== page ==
IN 1901, Gowers1 described two patients with paroxysmal involuntary movements precipitated by initiation of voluntary movement. Since then, few similar cases have been reported. In 1940, Mount and Reback2 described a family in which several members suffered from episodic choreoathetosis and called the disorder "familial paroxysmal choreoathetosis." Subsequently, the same or similar conditions were described with various other titles such as reflex epilepsy,3 periodic dystonia,4 epilepsie bravais-jacksonienne réflex,5 conditionally responsive extrapyramidal syndrome,6 seizures induced by movement,7 hereditary kinesthetic reflex epilepsy,8 and paroxysmal kinesigenic choreoathetosis.9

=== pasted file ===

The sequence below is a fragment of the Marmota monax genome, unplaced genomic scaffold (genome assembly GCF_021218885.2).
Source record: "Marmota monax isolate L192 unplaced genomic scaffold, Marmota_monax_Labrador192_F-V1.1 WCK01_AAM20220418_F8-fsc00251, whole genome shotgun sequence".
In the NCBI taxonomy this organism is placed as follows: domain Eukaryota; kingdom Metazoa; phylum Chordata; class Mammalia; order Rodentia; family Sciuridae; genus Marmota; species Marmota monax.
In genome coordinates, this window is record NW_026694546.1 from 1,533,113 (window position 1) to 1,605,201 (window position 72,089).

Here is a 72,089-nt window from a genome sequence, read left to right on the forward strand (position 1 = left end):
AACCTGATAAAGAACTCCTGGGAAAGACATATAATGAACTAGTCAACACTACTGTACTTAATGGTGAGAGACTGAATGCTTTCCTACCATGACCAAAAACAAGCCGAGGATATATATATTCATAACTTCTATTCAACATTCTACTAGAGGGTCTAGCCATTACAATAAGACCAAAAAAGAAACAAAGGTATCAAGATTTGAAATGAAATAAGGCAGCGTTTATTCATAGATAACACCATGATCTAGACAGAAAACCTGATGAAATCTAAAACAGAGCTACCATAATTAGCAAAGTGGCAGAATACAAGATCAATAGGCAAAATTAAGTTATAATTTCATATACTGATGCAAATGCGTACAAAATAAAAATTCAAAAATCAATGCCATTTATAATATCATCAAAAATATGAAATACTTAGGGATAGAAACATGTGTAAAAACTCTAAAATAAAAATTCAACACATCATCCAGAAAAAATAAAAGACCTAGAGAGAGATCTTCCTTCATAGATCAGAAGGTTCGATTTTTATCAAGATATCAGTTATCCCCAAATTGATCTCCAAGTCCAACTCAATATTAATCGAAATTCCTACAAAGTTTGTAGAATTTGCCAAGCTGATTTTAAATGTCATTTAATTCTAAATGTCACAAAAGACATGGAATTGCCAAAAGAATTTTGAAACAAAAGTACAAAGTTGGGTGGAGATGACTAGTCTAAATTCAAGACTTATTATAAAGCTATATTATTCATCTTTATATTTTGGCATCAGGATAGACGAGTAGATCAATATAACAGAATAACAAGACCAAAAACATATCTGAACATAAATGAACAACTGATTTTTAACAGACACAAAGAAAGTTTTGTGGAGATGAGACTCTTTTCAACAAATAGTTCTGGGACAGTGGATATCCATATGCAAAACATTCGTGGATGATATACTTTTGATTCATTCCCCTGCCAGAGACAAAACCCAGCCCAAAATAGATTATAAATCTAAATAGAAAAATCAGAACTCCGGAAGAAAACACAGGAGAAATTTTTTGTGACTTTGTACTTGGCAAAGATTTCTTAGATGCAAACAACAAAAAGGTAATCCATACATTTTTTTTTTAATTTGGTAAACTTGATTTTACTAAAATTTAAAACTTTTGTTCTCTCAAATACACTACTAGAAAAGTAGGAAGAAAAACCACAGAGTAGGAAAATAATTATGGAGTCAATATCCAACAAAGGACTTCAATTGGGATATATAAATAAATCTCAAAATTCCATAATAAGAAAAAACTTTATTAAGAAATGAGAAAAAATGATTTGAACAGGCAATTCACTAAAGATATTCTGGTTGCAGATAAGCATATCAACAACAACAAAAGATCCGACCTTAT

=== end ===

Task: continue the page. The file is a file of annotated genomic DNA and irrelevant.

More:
These paroxysms are characterized by choreoathetotic and tonic movements. They are precipitated by sudden voluntary movement, begin in childhood, and are occasionally familial. The cause is not known, although one patient had a birth injury10 and another a scar of the cerebral cortex.11 The mechanism of the involuntary movements has not been clarified.
Since the disorder